Conclusion – Irrespective of caste or creed, materialism and consumerism  is at rise. People in general want to fulfill all their desires and enjoy the life to the core, even if one has to ‘beg, borrow or steal’.  Such a tendency ignites the desire or craving for ‘more’, which instead of making them happy and contended, limits human aspirations to sensual enjoyment only, meaning eating delicious food, nights out, wearing good clothes and possess all the riches and worldly possessions to enjoy pleasures of life and make people very selfish. Achievements only at physical plane does not always make a person happy, successful and strong. Such a mindset gives rise to greed, anger and passion and most of the times (s)he is not able to maintain good relations with others. Materialism, consumerism, ruthless competition for positions of power, money and VVIP status to get access over all the luxuries of life at tax-payers cost have brought some unpleasant changes in the mind-set of people recent past and are increasing every day in the character, role and inter-relationship of the six main constituent of the national elites – political executive, legislators, businessmen, organised workers, surplus farmers and bureaucrats.

We are in a critical phase of history. The actions of present generation in right direction can lead the nation towards a better future. Therefore all citizens should join hands and work for the sustainable development of the nation. They must realize that they are one human family with a shared vision and common destiny. All Indians must give preference to their national identity over their class, caste, community, gender, linguistic or regional identities and must align together their efforts to restore the vitality, strength and dignity of our nation.

October 11, 2016 - Posted by | Social and political values and systems


  1. Good to see your explanation on the subject.

    Please see my comments on the subject.

    No one has a right to change the varna principles laid out by Supreme. If we do that , we are playing with nature. We know already playing with actual nature causes disaster environmentally, similarly in the social settings for humans with sixth sense, if we play with varna system , it will take the society in a deteriorating ways. People may not see or realise the implications with immediate effect but it is already happening.

    It is the classification given by Supreme and it is made known to public through Bhagavad Gita scripture.1

    Why should there be a mention in the first place if it is not relevant and not to be used ?

    The varnas and gunas are different altogether. All the Brahmins,Shatriyas,Vaisyas and Sudras families (7+ billion world population) together make up varnas.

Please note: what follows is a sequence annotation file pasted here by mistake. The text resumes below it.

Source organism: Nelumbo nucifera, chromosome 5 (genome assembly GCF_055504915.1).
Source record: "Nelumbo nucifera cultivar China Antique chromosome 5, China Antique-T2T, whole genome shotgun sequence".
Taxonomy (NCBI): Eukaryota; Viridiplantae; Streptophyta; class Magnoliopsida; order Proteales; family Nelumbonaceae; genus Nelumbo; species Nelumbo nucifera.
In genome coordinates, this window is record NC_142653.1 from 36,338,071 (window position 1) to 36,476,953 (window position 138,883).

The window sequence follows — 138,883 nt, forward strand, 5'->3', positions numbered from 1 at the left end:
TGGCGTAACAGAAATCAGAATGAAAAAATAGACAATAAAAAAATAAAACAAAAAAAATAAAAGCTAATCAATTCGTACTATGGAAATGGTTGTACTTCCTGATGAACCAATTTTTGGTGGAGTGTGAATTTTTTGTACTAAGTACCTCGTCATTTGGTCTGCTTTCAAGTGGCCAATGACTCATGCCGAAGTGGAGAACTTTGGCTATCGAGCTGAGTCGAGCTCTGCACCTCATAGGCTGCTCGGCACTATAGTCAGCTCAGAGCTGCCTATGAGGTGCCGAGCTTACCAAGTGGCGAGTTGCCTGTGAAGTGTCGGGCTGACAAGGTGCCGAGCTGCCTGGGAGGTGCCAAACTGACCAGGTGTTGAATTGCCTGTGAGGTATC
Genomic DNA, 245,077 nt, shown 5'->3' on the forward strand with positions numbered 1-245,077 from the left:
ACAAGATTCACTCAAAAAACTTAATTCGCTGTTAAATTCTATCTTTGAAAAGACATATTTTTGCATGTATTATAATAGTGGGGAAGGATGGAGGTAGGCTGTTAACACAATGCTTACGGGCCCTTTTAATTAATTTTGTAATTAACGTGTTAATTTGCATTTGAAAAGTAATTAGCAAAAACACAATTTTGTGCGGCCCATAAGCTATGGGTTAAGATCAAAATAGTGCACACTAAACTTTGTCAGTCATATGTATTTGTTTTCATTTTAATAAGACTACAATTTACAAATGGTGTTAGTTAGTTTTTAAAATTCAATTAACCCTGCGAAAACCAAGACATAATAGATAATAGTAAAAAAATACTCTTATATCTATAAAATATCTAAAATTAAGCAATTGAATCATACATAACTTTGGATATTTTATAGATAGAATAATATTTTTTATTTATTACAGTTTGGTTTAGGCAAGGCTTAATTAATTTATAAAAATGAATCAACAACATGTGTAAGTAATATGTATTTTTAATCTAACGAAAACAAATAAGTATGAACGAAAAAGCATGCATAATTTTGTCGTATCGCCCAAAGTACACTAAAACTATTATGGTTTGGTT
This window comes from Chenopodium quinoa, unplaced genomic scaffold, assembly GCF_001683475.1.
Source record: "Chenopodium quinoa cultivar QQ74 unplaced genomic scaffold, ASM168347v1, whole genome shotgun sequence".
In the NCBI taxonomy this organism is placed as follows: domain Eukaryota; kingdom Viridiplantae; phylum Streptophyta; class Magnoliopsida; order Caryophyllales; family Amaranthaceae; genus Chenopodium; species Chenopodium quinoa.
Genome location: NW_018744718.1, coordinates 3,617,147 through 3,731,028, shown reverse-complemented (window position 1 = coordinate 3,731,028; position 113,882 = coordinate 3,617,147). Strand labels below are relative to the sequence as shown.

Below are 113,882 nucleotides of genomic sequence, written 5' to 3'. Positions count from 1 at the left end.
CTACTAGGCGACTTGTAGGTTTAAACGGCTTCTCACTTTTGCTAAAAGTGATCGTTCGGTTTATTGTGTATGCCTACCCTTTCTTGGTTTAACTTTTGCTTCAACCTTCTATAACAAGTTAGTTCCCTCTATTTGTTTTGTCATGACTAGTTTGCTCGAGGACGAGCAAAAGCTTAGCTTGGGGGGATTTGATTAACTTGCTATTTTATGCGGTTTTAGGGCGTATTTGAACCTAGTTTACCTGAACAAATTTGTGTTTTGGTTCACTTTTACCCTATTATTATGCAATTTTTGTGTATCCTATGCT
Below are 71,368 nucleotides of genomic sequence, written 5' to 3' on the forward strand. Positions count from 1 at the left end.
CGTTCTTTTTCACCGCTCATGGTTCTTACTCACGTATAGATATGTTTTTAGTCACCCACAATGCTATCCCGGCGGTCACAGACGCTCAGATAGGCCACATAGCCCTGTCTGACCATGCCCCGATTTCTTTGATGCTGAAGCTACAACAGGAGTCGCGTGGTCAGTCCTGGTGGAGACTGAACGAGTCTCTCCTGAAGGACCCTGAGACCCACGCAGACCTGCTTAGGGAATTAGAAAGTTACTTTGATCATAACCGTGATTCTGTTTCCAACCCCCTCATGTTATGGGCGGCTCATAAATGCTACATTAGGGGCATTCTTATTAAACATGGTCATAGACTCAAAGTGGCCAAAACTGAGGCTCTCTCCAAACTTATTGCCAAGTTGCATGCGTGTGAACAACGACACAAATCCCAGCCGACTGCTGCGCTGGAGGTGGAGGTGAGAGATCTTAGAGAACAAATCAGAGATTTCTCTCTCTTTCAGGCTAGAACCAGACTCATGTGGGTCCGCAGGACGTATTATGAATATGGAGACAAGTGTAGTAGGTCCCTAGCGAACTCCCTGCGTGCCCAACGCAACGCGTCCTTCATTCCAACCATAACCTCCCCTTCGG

When a person is born to a family means, he was born to those parents based on the earlier karmas of the that person with mix of Gunas(mix with different percentages of Sattvic,Rajasic,Tamasic together(Bhagavad Gita)). Since we also believe in multiple births, based on which he/she realises(by proper living), he/she has to evolve in Gunas socially, and materially or to deteriorate socially and by material means.

    So basically with multiple births, the evolution of a person is denoted by birth in the particluar varna family(Brahmin being the highest, then followed by Shatriyas, Vaishyas, Sudras.) and maturity of mix of percentages of Gunas in each birth.

    There are no religions. There are no caste systems in society. All are same since there are no religions but there should be some way for each individual soul to progress towards Enlightenment/God/Liberation. And that is why and definitely there is Varna System defined by Supreme for the welfare of the human souls told by our Great Rishis/Sages. And in Bhagavad Gita it has been told by Supreme that there are various yoga systems (Bhakti yoga, Gnana yoga, Raja yoga, Karma Yoga, Kriya Yoga, Ashtanga yoga etc., ) to acheive that liberation/enlightenment).

    Varna system consists of four classifications viz., Brahmins, Shatriyas, Vaisyas and Sudras. Based on the Karma of ones previous lives, his family predicissors path/lineage predominantly from male side, that person / human soul is ought to be born in particular family who are of either a Brahmin/Shatriya/Vaishya/Sudra.

    It is a natural(social in nature) process for the human being set by Supreme God and no one has a right to change it or certify anyone for that evolution. The process is a supremely automated one. We just have to follow it.

    In the current stage, the country must follow Varna system and try to neutralise or abolish subcastes . viz.,

    Brahmin : Iyer / Iyengar
    Sub castes : Vadagalai/Thengalai
    Vadama/Vathima/and so on….
    Vaisya : Nadar/Chettiyar and subcastes if any in this level of varna.

    Similarly in other varnas such as Shatriyas and Shudras if any sub castes are there they should get neutralised/abolished at the time of marriages in society.